What is Human Capital in an Organization?

by Diane Chinn; Updated September 26, 2017
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According to Nobel Laureate and University of Chicago economist Gary S. Becker, “The best resource in any company is its people. The best companies will be those who manage human capital in the most effective and efficient manner.” Human capital is the economic value that workers give to an organization. The value is determined by the knowledge, skills, experience and education each employee possesses. In the information economy of the 21st century, recruiting, developing and retaining the best human capital is essential to business success.

Human Capital Concept

Employees are not just the cost of doing business. They are an asset that generates long-term value for the organization. According to Becker, employees are considered human capital because “people cannot be separated from their knowledge, skill, abilities, health or values.” Simply stated, employees are not just job holders but unique, complex investments that must be carefully managed to support their growth and increase their value to the business. Businesses that invest in continuing education for their employees, develop effective employee relations programs and include workers in decision making increase the value of their human capital and reduce employee turnover.

Human Capital Strategy

Employee management is not just the responsibility of human resources or the immediate supervisors. Retaining, developing and making best use of human capital depends on work practices, supportive leadership and employee management strategies that support effective employee relations throughout the organization. Just as an organization sets strategic business goals, it should also set strategic human capital goals that align the business goals and create an organizational culture that supports employee performance and development.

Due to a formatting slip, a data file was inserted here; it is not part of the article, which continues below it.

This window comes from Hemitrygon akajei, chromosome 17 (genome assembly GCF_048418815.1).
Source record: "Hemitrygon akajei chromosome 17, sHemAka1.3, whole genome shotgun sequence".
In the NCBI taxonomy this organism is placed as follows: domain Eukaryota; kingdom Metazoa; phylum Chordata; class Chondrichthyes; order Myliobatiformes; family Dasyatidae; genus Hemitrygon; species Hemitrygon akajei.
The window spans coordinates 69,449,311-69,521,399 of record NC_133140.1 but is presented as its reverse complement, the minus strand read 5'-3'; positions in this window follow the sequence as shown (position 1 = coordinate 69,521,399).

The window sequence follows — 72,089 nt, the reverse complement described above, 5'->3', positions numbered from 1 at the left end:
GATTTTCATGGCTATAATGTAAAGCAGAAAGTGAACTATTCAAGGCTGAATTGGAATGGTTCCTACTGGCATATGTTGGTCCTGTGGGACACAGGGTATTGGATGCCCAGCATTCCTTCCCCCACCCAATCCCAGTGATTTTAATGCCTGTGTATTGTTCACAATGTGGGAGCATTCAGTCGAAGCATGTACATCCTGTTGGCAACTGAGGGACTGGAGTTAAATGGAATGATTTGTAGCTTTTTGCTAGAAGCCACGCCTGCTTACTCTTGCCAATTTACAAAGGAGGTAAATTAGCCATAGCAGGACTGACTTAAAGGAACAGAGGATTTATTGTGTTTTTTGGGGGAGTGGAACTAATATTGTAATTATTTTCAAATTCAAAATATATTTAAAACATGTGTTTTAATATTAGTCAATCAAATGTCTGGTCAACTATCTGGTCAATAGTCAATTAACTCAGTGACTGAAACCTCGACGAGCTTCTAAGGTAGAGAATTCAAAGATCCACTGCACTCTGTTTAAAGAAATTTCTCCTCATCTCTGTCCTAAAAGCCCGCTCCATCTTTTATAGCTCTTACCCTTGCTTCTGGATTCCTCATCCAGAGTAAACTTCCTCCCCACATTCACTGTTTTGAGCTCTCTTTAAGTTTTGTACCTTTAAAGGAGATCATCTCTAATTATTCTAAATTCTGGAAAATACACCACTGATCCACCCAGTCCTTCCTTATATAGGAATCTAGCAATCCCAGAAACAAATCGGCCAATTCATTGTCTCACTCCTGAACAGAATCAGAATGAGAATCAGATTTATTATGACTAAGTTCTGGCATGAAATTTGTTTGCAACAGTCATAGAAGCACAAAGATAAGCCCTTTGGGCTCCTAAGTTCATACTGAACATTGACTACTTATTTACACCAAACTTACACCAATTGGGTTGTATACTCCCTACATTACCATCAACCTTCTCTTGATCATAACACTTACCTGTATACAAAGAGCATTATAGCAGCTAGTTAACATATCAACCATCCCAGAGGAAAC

Competency-Based Human Capital

Employees need certain knowledge, skills and abilities to do their jobs. Identifying these key competencies and using them as the basis for recruiting, hiring and managing workers is essential to effective human capital management. Competency models may be developed for individual jobs, job groups, teams, departments or the entire organizations. These models include core, functional and area-of-expertise competencies. Core or foundational competencies are skills that all employees must possess and demonstrate. These core competencies are frequently based on the organization, mission, vision or values statements. Functional competencies are the general skills required for a job or group of jobs, and area-of-expertise competencies identify the specialized knowledge and experience required for a specific job.

Human Capital Growth and Development

Successful businesses develop systems that support human capital growth. This includes management and leadership styles that reflect the organization's mission and goals. These organizations identify the essential characteristics of effective human capital management and then give managers and supervisors the training and coaching necessary to develop those characteristics. These firms use performance management systems, such as pay for performance, profit sharing or other incentives to promote performance and recognize high-performing individuals and teams. Effective human capital development requires measuring organizational, department, team and individual performance, along with employee and customer satisfaction. These measures help managers and organizations identify and implement human capital management strategies that support organizational success.

About the Author

Diane Chinn is a freelance writer with more than 15 years experience in many areas, including business and technical communications. She has a Bachelor of Arts in psychology from California State University and a Master of Arts in human resources and industrial relations from the University of Minnesota. She is a Six Sigma Green Belt .

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